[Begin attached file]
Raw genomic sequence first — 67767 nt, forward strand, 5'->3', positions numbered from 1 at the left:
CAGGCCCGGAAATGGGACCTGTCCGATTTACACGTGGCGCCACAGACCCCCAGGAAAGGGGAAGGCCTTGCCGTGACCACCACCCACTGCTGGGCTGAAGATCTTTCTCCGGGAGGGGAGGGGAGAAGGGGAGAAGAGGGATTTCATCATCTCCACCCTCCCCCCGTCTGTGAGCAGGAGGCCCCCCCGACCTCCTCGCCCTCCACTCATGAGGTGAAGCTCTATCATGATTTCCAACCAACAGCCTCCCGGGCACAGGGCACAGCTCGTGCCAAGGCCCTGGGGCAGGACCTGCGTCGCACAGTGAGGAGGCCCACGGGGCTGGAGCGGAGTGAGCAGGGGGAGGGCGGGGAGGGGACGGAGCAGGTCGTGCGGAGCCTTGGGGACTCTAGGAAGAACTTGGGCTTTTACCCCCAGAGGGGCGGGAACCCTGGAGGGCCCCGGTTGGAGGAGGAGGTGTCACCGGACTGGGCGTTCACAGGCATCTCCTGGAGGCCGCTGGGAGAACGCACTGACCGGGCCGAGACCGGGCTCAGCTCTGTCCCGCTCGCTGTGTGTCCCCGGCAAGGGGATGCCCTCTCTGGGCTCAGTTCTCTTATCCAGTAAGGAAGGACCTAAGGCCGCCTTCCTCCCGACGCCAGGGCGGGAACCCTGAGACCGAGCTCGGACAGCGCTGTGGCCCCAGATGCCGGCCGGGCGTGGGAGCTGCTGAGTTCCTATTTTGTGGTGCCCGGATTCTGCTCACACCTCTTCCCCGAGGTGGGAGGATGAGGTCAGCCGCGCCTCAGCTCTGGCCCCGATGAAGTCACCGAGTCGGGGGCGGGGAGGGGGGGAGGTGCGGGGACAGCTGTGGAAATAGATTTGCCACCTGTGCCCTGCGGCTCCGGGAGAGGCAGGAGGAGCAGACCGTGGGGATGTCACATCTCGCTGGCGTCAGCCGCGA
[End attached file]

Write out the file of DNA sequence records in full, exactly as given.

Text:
Raw genomic sequence first — 67767 nt, forward strand, 5'->3', positions numbered from 1 at the left:
CAGGCCCGGAAATGGGACCTGTCCGATTTACACGTGGCGCCACAGACCCCCAGGAAAGGGGAAGGCCTTGCCGTGACCACCACCCACTGCTGGGCTGAAGATCTTTCTCCGGGAGGGGAGGGGAGAAGGGGAGAAGAGGGATTTCATCATCTCCACCCTCCCCCCGTCTGTGAGCAGGAGGCCCCCCCGACCTCCTCGCCCTCCACTCATGAGGTGAAGCTCTATCATGATTTCCAACCAACAGCCTCCCGGGCACAGGGCACAGCTCGTGCCAAGGCCCTGGGGCAGGACCTGCGTCGCACAGTGAGGAGGCCCACGGGGCTGGAGCGGAGTGAGCAGGGGGAGGGCGGGGAGGGGACGGAGCAGGTCGTGCGGAGCCTTGGGGACTCTAGGAAGAACTTGGGCTTTTACCCCCAGAGGGGCGGGAACCCTGGAGGGCCCCGGTTGGAGGAGGAGGTGTCACCGGACTGGGCGTTCACAGGCATCTCCTGGAGGCCGCTGGGAGAACGCACTGACCGGGCCGAGACCGGGCTCAGCTCTGTCCCGCTCGCTGTGTGTCCCCGGCAAGGGGATGCCCTCTCTGGGCTCAGTTCTCTTATCCAGTAAGGAAGGACCTAAGGCCGCCTTCCTCCCGACGCCAGGGCGGGAACCCTGAGACCGAGCTCGGACAGCGCTGTGGCCCCAGATGCCGGCCGGGCGTGGGAGCTGCTGAGTTCCTATTTTGTGGTGCCCGGATTCTGCTCACACCTCTTCCCCGAGGTGGGAGGATGAGGTCAGCCGCGCCTCAGCTCTGGCCCCGATGAAGTCACCGAGTCGGGGGCGGGGAGGGGGGGAGGTGCGGGGACAGCTGTGGAAATAGATTTGCCACCTGTGCCCTGCGGCTCCGGGAGAGGCAGGAGGAGCAGACCGTGGGGATGTCACATCTCGCTGGCGTCAGCCGCGA